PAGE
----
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Functional Fixedness in Psychology: Definition & Examples

Instructions:

Choose an answer and hit 'next'. You will receive your score and answers at the end.

question 1 of 3

Faulty thinking that results from taking mental shortcuts is called a:

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1. The inability to use an object in a way other than the way it is commonly used is called:

2. A specific way of looking at a problem is called a:

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About This Quiz & Worksheet

If you want to pass this quiz, you'll need a firm understanding of what functional fixedness is and how it can be overcome. You'll also need to define related vocabulary terms.

Quiz & Worksheet Goals

Show what you know about the following:

  • The term for faulty thinking due to mental shortcuts
  • The term for being unable to use an object in an uncommon way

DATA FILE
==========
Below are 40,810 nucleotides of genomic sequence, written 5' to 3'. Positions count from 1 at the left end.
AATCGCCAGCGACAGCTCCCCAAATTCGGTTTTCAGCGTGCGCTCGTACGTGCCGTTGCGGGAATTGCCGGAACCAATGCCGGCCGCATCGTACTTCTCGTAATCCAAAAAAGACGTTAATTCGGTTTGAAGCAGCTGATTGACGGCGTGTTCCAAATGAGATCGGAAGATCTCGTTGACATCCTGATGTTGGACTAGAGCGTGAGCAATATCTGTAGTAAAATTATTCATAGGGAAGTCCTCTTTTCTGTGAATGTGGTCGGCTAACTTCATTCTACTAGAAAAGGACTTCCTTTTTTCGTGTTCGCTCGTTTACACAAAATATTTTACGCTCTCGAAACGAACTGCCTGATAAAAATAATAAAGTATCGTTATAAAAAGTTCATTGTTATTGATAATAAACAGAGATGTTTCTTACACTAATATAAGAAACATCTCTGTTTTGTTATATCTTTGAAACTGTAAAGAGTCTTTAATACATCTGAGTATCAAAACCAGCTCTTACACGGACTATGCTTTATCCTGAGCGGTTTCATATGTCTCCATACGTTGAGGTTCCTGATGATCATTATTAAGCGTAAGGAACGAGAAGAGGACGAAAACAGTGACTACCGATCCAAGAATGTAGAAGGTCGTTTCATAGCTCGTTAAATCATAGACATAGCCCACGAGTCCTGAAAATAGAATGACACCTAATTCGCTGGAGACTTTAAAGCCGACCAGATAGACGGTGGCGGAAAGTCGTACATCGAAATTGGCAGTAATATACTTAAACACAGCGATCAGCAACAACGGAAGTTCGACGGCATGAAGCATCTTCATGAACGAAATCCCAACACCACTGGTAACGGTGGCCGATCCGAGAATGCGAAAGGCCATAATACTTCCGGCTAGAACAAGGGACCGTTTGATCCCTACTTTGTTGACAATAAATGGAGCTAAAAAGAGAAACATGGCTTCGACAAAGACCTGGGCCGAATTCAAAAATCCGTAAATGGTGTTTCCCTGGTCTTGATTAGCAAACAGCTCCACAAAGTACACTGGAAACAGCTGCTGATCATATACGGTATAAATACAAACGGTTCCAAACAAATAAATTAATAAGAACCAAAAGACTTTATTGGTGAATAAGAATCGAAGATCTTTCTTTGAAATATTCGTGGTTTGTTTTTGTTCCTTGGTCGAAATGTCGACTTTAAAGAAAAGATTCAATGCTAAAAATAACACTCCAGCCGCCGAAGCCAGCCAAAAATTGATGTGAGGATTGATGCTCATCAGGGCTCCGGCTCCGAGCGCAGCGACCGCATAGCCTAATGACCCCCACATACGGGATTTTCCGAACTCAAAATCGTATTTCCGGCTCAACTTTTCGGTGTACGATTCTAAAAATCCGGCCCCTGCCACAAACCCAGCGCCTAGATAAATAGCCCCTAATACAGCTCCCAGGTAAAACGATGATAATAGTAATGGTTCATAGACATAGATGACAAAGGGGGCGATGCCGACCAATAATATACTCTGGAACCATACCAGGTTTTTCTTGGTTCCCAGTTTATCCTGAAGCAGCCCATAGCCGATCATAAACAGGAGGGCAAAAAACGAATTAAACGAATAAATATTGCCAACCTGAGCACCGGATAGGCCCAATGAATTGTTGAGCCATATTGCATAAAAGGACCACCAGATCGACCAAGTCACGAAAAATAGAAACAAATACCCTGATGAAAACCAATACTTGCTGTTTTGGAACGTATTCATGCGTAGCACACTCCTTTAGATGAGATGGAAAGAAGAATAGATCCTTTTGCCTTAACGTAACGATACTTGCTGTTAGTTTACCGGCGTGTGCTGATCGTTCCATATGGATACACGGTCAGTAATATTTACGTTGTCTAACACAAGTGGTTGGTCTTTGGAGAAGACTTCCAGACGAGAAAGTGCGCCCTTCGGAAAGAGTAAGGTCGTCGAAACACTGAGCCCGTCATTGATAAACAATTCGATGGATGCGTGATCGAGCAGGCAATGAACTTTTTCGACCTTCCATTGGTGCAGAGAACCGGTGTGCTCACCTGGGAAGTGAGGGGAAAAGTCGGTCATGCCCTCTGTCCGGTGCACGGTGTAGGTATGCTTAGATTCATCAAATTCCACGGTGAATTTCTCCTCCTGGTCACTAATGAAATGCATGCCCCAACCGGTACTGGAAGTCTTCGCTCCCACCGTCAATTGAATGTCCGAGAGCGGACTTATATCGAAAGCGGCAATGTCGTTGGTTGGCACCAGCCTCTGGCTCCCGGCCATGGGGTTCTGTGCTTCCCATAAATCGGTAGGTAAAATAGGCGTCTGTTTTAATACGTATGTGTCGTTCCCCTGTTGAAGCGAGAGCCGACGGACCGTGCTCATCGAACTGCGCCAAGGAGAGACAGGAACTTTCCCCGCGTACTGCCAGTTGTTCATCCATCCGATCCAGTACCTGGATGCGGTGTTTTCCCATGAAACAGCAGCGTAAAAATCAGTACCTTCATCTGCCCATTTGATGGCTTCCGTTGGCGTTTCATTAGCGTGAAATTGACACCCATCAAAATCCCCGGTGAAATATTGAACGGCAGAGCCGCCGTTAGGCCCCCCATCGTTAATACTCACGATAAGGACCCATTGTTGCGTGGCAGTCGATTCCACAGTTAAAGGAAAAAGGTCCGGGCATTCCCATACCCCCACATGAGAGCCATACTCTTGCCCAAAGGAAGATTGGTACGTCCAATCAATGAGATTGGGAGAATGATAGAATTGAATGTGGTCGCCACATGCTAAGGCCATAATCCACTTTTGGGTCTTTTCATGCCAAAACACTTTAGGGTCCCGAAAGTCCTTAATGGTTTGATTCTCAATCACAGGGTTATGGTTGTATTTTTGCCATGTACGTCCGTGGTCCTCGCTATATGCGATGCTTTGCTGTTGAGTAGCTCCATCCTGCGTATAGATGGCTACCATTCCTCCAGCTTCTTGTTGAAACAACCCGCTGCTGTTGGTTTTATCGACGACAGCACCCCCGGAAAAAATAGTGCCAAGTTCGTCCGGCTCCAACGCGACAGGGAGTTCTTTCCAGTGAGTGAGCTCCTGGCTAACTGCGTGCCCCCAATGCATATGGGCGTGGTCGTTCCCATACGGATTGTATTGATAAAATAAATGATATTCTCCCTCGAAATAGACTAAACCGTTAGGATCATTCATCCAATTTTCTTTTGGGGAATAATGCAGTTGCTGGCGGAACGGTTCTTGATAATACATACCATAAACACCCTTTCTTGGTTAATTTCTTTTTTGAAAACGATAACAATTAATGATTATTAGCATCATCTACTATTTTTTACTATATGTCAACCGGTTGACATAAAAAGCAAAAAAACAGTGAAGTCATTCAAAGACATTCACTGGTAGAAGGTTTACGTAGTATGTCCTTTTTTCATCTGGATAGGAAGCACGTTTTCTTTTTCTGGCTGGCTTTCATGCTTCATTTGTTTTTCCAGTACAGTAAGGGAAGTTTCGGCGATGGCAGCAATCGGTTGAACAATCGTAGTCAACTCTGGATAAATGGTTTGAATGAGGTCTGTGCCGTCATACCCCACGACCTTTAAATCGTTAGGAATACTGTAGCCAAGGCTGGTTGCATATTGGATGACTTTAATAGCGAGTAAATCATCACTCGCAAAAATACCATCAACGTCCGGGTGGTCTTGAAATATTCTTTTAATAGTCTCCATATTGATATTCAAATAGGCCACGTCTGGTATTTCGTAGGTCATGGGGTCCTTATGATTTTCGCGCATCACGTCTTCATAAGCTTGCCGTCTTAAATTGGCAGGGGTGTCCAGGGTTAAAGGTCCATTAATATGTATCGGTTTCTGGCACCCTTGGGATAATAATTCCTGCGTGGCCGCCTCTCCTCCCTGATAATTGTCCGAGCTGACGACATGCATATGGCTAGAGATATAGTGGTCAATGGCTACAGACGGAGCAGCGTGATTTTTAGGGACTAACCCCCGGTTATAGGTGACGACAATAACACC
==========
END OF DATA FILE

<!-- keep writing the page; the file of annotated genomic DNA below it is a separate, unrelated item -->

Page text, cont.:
• The term for a specific way of viewing a problem
  • Methods of overcoming functional fixedness
  • The type of training that helps people consider the basic parts of a problem

Skills Practiced

  • Defining key concepts - ensure that you can accurately define main terms related to this psychology concept
  • Reading comprehension - ensure that you draw the most important information from the related lesson on functional fixedness in psychology
  • Interpreting information - verify that you can read information regarding effective methods for combating functional fixedness and interpret it correctly

Additional Learning

Review the corresponding lesson titled Functional Fixedness in Psychology: Definition & Examples for further details. This lesson covers the following objectives:

  • Define 'heuristics'
  • Understand the concept of cognitive bias
  • Examine an example of functional fixedness that involves needing to tighten a screw without a screwdriver
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